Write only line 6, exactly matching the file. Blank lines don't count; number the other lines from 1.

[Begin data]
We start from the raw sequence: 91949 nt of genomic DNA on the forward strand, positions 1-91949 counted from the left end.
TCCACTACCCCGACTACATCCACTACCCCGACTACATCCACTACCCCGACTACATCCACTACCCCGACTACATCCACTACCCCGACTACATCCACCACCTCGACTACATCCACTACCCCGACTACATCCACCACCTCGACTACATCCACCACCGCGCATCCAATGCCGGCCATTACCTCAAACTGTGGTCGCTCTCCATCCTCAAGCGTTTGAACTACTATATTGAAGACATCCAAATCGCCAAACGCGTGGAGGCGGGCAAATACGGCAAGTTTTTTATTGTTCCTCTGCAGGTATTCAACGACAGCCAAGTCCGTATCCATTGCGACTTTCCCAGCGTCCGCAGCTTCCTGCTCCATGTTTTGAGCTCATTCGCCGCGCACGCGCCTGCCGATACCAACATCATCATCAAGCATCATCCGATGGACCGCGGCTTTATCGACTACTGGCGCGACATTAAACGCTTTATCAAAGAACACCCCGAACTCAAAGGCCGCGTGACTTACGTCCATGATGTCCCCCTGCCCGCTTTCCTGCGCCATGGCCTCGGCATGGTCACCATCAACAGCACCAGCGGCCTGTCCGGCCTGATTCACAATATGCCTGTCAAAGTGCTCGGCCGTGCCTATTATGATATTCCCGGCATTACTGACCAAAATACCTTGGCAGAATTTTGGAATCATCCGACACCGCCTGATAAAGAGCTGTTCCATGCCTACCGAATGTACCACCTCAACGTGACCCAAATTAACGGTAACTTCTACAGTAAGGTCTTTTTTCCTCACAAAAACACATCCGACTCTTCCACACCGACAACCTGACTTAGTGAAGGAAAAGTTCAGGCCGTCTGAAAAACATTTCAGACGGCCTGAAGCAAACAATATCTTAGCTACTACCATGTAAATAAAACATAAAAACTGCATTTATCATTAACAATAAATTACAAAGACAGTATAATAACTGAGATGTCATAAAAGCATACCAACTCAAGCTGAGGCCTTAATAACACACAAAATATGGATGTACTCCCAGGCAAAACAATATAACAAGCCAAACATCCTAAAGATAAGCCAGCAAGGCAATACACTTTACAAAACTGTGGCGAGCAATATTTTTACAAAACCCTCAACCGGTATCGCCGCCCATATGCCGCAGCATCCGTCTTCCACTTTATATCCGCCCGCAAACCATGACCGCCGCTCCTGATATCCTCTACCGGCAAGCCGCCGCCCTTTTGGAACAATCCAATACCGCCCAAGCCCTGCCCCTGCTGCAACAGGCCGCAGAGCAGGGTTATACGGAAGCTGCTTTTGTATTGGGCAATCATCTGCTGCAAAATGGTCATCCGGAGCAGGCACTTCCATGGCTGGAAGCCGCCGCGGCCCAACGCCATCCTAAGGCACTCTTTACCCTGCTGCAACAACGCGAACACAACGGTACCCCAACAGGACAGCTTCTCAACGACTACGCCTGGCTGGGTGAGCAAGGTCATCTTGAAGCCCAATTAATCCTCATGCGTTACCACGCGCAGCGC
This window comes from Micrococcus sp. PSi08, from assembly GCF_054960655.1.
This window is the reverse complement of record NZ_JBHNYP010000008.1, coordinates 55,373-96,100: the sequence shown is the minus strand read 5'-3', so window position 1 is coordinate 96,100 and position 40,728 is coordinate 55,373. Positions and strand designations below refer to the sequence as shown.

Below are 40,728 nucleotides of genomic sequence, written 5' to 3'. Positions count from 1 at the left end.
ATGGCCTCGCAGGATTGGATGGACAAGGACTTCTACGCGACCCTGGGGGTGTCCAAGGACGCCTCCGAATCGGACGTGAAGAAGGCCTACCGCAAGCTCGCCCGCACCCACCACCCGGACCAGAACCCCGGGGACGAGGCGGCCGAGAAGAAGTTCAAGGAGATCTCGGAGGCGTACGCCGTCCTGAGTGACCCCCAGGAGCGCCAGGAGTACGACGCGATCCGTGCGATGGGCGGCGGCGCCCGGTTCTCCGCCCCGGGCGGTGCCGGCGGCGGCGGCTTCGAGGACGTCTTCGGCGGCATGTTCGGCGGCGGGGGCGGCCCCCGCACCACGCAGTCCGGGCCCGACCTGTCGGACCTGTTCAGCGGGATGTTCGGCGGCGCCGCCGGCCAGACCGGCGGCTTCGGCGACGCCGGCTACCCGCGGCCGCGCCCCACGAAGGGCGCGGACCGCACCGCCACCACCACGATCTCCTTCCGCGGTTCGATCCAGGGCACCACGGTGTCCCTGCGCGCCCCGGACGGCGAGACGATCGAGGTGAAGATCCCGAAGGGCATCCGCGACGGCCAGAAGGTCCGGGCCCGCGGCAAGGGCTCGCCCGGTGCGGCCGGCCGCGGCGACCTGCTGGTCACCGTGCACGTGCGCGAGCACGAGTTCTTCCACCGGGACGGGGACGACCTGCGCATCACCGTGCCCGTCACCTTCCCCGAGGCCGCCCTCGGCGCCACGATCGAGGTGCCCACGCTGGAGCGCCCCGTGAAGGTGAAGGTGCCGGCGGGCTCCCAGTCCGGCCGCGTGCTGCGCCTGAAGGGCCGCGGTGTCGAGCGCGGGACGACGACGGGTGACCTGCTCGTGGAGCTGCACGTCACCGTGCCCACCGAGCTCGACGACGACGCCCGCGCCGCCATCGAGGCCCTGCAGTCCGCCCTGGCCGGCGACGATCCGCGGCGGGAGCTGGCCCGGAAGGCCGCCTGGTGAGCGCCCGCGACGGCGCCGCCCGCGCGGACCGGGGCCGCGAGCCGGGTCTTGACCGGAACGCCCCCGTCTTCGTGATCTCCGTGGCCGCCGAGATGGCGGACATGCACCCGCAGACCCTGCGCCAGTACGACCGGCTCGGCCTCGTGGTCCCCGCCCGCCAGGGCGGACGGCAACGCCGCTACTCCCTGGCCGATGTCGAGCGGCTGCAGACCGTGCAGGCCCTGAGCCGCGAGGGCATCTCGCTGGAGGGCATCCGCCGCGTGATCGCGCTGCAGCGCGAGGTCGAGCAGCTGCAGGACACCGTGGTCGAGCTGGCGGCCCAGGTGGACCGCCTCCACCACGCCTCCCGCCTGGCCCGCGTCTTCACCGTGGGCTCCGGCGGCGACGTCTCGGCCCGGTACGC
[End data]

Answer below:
ATGGCCTCGCAGGATTGGATGGACAAGGACTTCTACGCGACCCTGGGGGTGTCCAAGGACGCCTCCGAATCGGACGTGAAGAAGGCCTACCGCAAGCTCGCCCGCACCCACCACCCGGACCAGAACCCCGGGGACGAGGCGGCCGAGAAGAAGTTCAAGGAGATCTCGGAGGCGTACGCCGTCCTGAGTGACCCCCAGGAGCGCCAGGAGTACGACGCGATCCGTGCGATGGGCGGCGGCGCCCGGTTCTCCGCCCCGGGCGGTGCCGGCGGCGGCGGCTTCGAGGACGTCTTCGGCGGCATGTTCGGCGGCGGGGGCGGCCCCCGCACCACGCAGTCCGGGCCCGACCTGTCGGACCTGTTCAGCGGGATGTTCGGCGGCGCCGCCGGCCAGACCGGCGGCTTCGGCGACGCCGGCTACCCGCGGCCGCGCCCCACGAAGGGCGCGGACCGCACCGCCACCACCACGATCTCCTTCCGCGGTTCGATCCAGGGCACCACGGTGTCCCTGCGCGCCCCGGACGGCGAGACGATCGAGGTGAAGATCCCGAAGGGCATCCGCGACGGCCAGAAGGTCCGGGCCCGCGGCAAGGGCTCGCCCGGTGCGGCCGGCCGCGGCGACCTGCTGGTCACCGTGCACGTGCGCGAGCACGAGTTCTTCCACCGGGACGGGGACGACCTGCGCATCACCGTGCCCGTCACCTTCCCCGAGGCCGCCCTCGGCGCCACGATCGAGGTGCCCACGCTGGAGCGCCCCGTGAAGGTGAAGGTGCCGGCGGGCTCCCAGTCCGGCCGCGTGCTGCGCCTGAAGGGCCGCGGTGTCGAGCGCGGGACGACGACGGGTGACCTGCTCGTGGAGCTGCACGTCACCGTGCCCACCGAGCTCGACGACGACGCCCGCGCCGCCATCGAGGCCCTGCAGTCCGCCCTGGCCGGCGACGATCCGCGGCGGGAGCTGGCCCGGAAGGCCGCCTGGTGAGCGCCCGCGACGGCGCCGCCCGCGCGGACCGGGGCCGCGAGCCGGGTCTTGACCGGAACGCCCCCGTCTTCGTGATCTCCGTGGCCGCCGAGATGGCGGACATGCACCCGCAGACCCTGCGCCAGTACGACCGGCTCGGCCTCGTGGTCCCCGCCCGCCAGGGCGGACGGCAACGCCGCTACTCCCTGGCCGATGTCGAGCGGCTGCAGACCGTGCAGGCCCTGAGCCGCGAGGGCATCTCGCTGGAGGGCATCCGCCGCGTGATCGCGCTGCAGCGCGAGGTCGAGCAGCTGCAGGACACCGTGGTCGAGCTGGCGGCCCAGGTGGACCGCCTCCACCACGCCTCCCGCCTGGCCCGCGTCTTCACCGTGGGCTCCGGCGGCGACGTCTCGGCCCGGTACGC